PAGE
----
What happens when an author finds himself an editor? Like every writer out in the world, I have received loads of rejections from the non-response to the one line boiler plate to the occasional thoughtful note. I’ve had my blunders. Sending a query without the submission attached. Reviewing a submission post-query to find one too many typos. And I’ve had my moments of panic. Did I use the correct name of the editor on my last query? Did the editor want the first five pages or was it supposed to be the first three chapters? I’m sure you’ve had your moments too. In fact, I’d love to hear about them in the comments and we can commiserate.
For the last few months I’ve taken on the editor role for the Del Sol Review. The online publication, the brainchild of Micheal Neff who leads the Algonkian Writers Workshops and Pitch Conferences, has been successfully publishing short stories for over fifteen years. I’m on board to edit speculative fiction—scifi, fantasy, and other forms. The experience on the other side of submission process has been edifying. Let me share a bit of what I’ve seen and then offer some, what I hope will be, helpful insight.
First, what I’ve seen:
Wrong genre. This seems like a no brainer to me. If a literary publication is looking for science fiction, then a highlander romance will not fit the bill. At first I would read several pages in the naive believe that surely the story would shift to speculative fiction. After a few disappointments, if I don’t see the genre in the first page, I move on.
Typos, typos, typos. In today’s world of spell check there is no excuse for a story to have misspelled words other than those pesky words which sound the same but have different meanings and spellings like here/hear or there/their. If a writer can’t bother to spell check their work, which these days is automatic, why would an editor take them seriously? (I know, I’m sounding like an editor…)
Not following the submission guidelines. Editors always put limits around what they want to read, and for short stories those include word count and format. And yet, I receive stories over the word count and not in standard format, i.e., odd fonts, odd line spacing, odd indentations or lack thereof, images, etc. Standard format for most of the publishing world is one inch margins, double spaced, 12 point Times New Roman or Courier, with 0.5” paragraph indentations. At this point, formatting doesn’t kill the deal for me, but I am beginning to understand why many publishers simply pass on anything not matching their requirements.
More than one submission. Most publications only want one story at a time and some have time restrictions between submissions. In the case of Del Sol, the guidelines ask for one submission. Not two or three. Or in one case, a daily submission for a week.
There are a few things writers do which fall into the category of learning the art. So yes, some overuse passive verbs, some tell more than show, some overuse adverbs—especially of the -ly variety, some fall into clichès, and more. Too much of any of those will lead to a rejection, but I find myself wanting to be encouraging and sometimes go so far as making some specific suggestions.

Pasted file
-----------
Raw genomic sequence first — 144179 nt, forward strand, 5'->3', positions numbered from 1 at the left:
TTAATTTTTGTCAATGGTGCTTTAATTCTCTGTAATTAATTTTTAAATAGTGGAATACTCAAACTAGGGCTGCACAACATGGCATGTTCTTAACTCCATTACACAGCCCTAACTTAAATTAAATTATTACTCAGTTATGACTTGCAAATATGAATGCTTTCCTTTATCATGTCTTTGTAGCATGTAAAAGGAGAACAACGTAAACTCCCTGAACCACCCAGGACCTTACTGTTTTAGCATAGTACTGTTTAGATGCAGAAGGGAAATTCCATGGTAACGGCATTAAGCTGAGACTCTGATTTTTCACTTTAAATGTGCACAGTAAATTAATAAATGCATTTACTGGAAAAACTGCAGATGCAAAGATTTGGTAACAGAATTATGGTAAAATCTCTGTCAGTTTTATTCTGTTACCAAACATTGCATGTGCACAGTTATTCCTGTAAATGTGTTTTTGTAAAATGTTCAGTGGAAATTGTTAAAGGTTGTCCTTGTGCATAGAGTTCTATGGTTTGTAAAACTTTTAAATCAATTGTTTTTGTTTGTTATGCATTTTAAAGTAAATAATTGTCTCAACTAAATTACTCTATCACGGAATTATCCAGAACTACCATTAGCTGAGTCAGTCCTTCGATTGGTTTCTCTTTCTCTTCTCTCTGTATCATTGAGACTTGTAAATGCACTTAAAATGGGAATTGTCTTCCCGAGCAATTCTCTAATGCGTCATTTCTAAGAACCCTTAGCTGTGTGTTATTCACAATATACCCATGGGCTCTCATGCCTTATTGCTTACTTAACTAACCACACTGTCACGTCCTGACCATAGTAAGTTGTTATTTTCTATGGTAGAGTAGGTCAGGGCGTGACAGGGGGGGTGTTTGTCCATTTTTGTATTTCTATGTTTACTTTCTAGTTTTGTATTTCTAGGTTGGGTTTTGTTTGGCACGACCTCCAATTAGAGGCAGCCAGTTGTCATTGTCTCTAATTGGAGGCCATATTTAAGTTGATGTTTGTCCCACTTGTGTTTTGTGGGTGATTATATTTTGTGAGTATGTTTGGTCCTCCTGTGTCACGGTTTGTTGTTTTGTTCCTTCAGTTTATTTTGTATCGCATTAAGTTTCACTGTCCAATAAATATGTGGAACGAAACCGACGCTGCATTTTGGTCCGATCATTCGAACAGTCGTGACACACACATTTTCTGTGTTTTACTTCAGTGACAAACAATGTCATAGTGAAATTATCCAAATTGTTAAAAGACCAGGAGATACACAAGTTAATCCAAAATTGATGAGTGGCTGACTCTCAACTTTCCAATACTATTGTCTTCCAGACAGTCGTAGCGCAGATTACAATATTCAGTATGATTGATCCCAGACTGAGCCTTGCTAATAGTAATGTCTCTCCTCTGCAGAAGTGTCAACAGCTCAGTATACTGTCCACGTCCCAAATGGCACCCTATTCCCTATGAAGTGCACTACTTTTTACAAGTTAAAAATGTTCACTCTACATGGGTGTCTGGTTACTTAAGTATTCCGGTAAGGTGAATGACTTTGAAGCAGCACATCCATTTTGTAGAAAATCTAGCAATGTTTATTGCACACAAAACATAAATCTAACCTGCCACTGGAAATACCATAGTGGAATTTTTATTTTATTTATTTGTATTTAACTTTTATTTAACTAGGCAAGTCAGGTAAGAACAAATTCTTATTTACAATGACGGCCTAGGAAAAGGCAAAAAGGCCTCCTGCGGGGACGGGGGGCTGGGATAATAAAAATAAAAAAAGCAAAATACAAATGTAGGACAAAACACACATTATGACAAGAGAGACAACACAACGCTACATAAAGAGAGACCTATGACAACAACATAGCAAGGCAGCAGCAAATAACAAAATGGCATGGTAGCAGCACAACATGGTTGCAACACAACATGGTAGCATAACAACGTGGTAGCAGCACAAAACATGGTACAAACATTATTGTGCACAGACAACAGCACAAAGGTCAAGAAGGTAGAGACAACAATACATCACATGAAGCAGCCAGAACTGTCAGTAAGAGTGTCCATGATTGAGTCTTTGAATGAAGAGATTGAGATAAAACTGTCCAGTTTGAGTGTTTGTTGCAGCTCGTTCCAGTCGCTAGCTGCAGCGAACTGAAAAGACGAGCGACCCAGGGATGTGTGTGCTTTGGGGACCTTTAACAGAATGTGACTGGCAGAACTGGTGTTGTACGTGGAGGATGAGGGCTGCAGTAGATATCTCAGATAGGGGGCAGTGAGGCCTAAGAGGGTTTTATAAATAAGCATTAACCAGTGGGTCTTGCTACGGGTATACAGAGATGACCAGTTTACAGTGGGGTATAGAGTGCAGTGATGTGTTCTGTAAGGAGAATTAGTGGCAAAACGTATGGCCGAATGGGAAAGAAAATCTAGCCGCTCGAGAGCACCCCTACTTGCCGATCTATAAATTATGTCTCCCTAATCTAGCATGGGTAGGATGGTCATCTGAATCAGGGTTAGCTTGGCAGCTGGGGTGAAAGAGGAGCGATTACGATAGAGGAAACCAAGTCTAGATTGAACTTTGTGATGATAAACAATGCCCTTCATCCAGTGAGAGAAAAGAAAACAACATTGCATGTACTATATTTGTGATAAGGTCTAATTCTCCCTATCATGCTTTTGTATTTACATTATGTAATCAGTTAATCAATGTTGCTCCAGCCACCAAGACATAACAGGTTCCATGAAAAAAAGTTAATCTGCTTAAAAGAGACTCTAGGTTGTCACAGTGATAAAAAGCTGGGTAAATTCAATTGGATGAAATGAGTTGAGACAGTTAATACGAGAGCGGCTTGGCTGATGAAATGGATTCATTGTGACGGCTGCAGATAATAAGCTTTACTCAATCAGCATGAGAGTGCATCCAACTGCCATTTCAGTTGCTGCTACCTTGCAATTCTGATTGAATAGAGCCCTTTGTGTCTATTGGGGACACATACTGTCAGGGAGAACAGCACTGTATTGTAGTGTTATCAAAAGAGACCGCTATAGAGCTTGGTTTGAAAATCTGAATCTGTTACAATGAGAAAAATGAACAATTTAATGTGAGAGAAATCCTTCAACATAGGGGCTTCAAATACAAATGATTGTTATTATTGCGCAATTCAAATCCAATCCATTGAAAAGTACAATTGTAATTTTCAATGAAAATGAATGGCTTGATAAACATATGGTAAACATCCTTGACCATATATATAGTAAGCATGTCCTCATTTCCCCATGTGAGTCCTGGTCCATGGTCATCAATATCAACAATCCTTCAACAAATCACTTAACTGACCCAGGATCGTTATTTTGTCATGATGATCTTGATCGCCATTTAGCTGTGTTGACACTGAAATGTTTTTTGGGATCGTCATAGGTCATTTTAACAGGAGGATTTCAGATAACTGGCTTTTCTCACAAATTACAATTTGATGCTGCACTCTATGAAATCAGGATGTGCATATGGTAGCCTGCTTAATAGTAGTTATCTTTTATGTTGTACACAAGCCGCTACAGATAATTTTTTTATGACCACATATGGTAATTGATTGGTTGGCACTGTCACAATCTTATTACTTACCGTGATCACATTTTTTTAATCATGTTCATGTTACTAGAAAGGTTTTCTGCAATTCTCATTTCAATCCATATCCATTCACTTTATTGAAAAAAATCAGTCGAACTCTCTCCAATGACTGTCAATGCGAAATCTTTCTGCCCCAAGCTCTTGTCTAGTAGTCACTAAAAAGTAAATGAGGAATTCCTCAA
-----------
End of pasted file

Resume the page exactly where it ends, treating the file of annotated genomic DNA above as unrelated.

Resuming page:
Yes, I already sound a bit jaded, don’t I? But here’s the good news.
On a personal level, there’s nothing more educational than reading each other’s writing. Learning from each other is one of the things making critique groups so helpful. And selecting stories for a publication puts the learning process on steroids. With each story I become a better proof reader, editor, and I hope, writer myself. And there’s nothing quite like finding a great story and working with a good writer. I can see why the editor thing can be addictive.
In terms of lessons learned for all writers:
Guidelines are easy to follow, so make the editor’s life better, and set your work apart from the less professional submissions being tossed directly into a waste bin.
Think before you submit. Have I checked my work for typos, passive voice, and overused adverbs? Is the point of view and verb tense consistent? Have I followed all the guidelines? Am I submitting a story in the requested genre?
If you’re getting repeatedly rejected, you could be writing brilliant work which just doesn’t have a market at the moment (this is a business after all) or you may have some issues to work out before a publisher will pick up your story. And for most of us, I think it’s a combination of both to some extent. In either case, find someone who is not a friend and who knows the business to give you some honest feedback. I understand, from personal experience, that this is a difficult task. Most editors have too much going on to provide that kind of feedback to writers regarding their submissions. A writer’s group can be helpful, but if everyone loves your writing, then they are either being overly supportive or simply don’t see the issues. And if you pay a professional editor, you have to do your homework to be sure the person will be giving you accurate information.
Like door-to-door sales persons, we need to collect rejections. The more rejections we get the closer we get to a ‘yes’. So don’t be discouraged. Keep knocking on the doors. And do your best to remove any obstacles for an editor or publisher to read your work. In other words, follow their guidelines to the letter.
I’m still enjoying editing for Del Sol Review. And even though I may occasionally lose patience with writers ignoring the guidelines for submission, every time I find a great story, the irritating stuff falls away and I enjoy the creativity of a fellow writer. Our art is arduous work, but when it comes together, what a thing of beauty.